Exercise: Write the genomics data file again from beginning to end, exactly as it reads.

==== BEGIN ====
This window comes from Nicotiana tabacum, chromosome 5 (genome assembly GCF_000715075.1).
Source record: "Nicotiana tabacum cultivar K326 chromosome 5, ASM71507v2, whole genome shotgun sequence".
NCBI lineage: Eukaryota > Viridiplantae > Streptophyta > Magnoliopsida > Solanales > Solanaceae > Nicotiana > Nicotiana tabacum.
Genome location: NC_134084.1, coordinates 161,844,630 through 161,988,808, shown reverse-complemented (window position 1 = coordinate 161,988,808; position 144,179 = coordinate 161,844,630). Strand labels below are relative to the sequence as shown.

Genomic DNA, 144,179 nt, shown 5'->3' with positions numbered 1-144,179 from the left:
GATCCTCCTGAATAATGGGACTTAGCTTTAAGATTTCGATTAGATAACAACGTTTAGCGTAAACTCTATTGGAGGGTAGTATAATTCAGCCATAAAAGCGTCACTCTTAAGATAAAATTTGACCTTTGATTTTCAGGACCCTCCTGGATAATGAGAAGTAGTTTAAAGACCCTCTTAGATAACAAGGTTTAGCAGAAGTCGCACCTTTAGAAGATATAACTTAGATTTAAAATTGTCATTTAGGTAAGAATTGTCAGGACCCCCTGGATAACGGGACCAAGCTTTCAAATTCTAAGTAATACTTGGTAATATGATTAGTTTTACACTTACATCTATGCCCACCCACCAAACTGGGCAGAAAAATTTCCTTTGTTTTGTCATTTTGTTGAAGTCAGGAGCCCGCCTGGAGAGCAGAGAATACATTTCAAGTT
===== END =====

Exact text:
This window comes from Nicotiana tabacum, chromosome 5 (genome assembly GCF_000715075.1).
Source record: "Nicotiana tabacum cultivar K326 chromosome 5, ASM71507v2, whole genome shotgun sequence".
NCBI lineage: Eukaryota > Viridiplantae > Streptophyta > Magnoliopsida > Solanales > Solanaceae > Nicotiana > Nicotiana tabacum.
Genome location: NC_134084.1, coordinates 161,844,630 through 161,988,808, shown reverse-complemented (window position 1 = coordinate 161,988,808; position 144,179 = coordinate 161,844,630). Strand labels below are relative to the sequence as shown.

Genomic DNA, 144,179 nt, shown 5'->3' with positions numbered 1-144,179 from the left:
GATCCTCCTGAATAATGGGACTTAGCTTTAAGATTTCGATTAGATAACAACGTTTAGCGTAAACTCTATTGGAGGGTAGTATAATTCAGCCATAAAAGCGTCACTCTTAAGATAAAATTTGACCTTTGATTTTCAGGACCCTCCTGGATAATGAGAAGTAGTTTAAAGACCCTCTTAGATAACAAGGTTTAGCAGAAGTCGCACCTTTAGAAGATATAACTTAGATTTAAAATTGTCATTTAGGTAAGAATTGTCAGGACCCCCTGGATAACGGGACCAAGCTTTCAAATTCTAAGTAATACTTGGTAATATGATTAGTTTTACACTTACATCTATGCCCACCCACCAAACTGGGCAGAAAAATTTCCTTTGTTTTGTCATTTTGTTGAAGTCAGGAGCCCGCCTGGAGAGCAGAGAATACATTTCAAGTT